You can make a powerful difference in our University’s future by including Clemson in your estate plans.
Establishing a legacy by including Clemson as a beneficiary of your estate plans will impact generations of Clemson students, faculty, and staff by enhancing learning perpetuity. Generally, assets are used to establish endowed funds that can be dedicated to support Clemson in the way that follows your estate plan instructions. Our Planned Giving team will quickly and confidentially provide gift illustrations and the language needed to ensure your wishes are realized. We are here to serve you with expertise and partnerships as you explore the impact you can make at Clemson today, tomorrow and forever.
A charitable bequest is one of the easiest and most flexible ways that you can leave a gift to Clemson University that will make a lasting impact.
Benefits of a bequest
- Receive an estate tax charitable deduction
- Reduce the burden of taxes on your family
- Leave a lasting legacy to charity
How a bequest works
A bequest is one of the easiest gifts to make. With the help of an attorney, you can include language in your will or trust specifying a gift to be made to family, friends or Clemson University as part of your estate plan, or you can make a bequest using a beneficiary designation form.
Here are some of the ways to leave a bequest to Clemson University
- Include a bequest to Clemson University in your will or revocable trust
- Designate Clemson University as a full, partial or contingent beneficiary of your retirement account (IRA, 401(k), 403(b) or pension)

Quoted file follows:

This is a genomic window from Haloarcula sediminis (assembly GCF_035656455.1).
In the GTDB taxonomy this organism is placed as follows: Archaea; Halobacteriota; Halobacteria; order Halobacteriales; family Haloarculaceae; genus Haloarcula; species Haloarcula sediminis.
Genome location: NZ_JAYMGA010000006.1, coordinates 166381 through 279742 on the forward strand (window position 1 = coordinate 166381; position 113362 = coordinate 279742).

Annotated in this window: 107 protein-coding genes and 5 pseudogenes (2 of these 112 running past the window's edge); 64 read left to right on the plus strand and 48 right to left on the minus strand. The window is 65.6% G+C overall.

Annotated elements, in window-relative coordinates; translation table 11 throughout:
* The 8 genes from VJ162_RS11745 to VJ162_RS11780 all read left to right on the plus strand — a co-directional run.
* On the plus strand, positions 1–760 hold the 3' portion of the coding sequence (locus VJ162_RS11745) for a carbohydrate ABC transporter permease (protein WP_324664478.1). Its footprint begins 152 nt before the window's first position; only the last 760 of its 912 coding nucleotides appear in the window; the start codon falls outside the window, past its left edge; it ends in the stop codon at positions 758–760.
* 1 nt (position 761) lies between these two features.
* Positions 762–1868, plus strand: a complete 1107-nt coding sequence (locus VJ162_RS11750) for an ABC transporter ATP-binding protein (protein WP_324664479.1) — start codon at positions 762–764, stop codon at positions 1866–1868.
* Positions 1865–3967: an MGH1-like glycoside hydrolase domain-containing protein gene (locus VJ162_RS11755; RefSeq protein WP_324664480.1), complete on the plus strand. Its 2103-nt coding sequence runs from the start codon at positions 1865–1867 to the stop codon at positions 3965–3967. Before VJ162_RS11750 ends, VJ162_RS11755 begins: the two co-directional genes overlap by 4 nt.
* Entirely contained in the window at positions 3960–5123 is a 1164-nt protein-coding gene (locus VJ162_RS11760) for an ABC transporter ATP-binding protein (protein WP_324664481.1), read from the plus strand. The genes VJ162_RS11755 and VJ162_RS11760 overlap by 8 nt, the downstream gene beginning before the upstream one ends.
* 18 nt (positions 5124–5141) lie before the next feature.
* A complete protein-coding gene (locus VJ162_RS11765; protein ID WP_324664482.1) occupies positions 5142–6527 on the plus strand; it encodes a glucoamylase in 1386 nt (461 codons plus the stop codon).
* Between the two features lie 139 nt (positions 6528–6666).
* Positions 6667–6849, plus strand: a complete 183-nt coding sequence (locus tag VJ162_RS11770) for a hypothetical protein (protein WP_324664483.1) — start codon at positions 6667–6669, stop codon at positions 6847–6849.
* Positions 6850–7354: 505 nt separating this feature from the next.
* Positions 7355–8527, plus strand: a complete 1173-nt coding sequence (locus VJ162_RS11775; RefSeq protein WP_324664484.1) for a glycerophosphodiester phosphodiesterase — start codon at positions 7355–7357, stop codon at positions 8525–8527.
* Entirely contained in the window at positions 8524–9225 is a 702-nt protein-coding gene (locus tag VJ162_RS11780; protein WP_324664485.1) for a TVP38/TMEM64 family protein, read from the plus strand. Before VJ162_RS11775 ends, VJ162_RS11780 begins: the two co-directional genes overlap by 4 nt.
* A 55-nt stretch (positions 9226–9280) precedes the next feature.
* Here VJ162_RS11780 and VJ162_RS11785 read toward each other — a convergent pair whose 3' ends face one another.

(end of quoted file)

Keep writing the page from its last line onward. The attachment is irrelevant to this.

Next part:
- Name Clemson University as a beneficiary of your life insurance policy
A bequest may be made in several ways
- Percentage bequest - make a gift of a percentage of your estate
- Specific bequest - make a gift of a specific dollar amount or a specific asset
- Residual bequest - make a gift from the balance or residue of your estate
The method used to make a bequest will depend on the kind of gift you choose to leave to Clemson University.
Bequests of real estate, personal property, business interests and cash are typically made by way of a will, revocable trust or even a simple codicil to your current estate plan. Your estate-planning attorney can assist you in preparing the necessary papers for you to complete the bequest.
Other bequests, such as those involving retirement assets, insurance policies, bank accounts and stocks and bonds, are typically made by completing the appropriate beneficiary designation form. Simply contact your retirement plan administrator, life insurance company, bank or investment broker and ask them to send you the appropriate "beneficiary designation" or "payable on death" form. To complete your bequest, you will need to complete and sign the form and then send it back to the person who originally sent the form to you.
The last step in leaving any bequest involves the transfer to charity. When you pass away, the bequest property will be transferred to Clemson University. The full value of this gift will be transferred tax-free and your estate will receive an estate tax charitable deduction.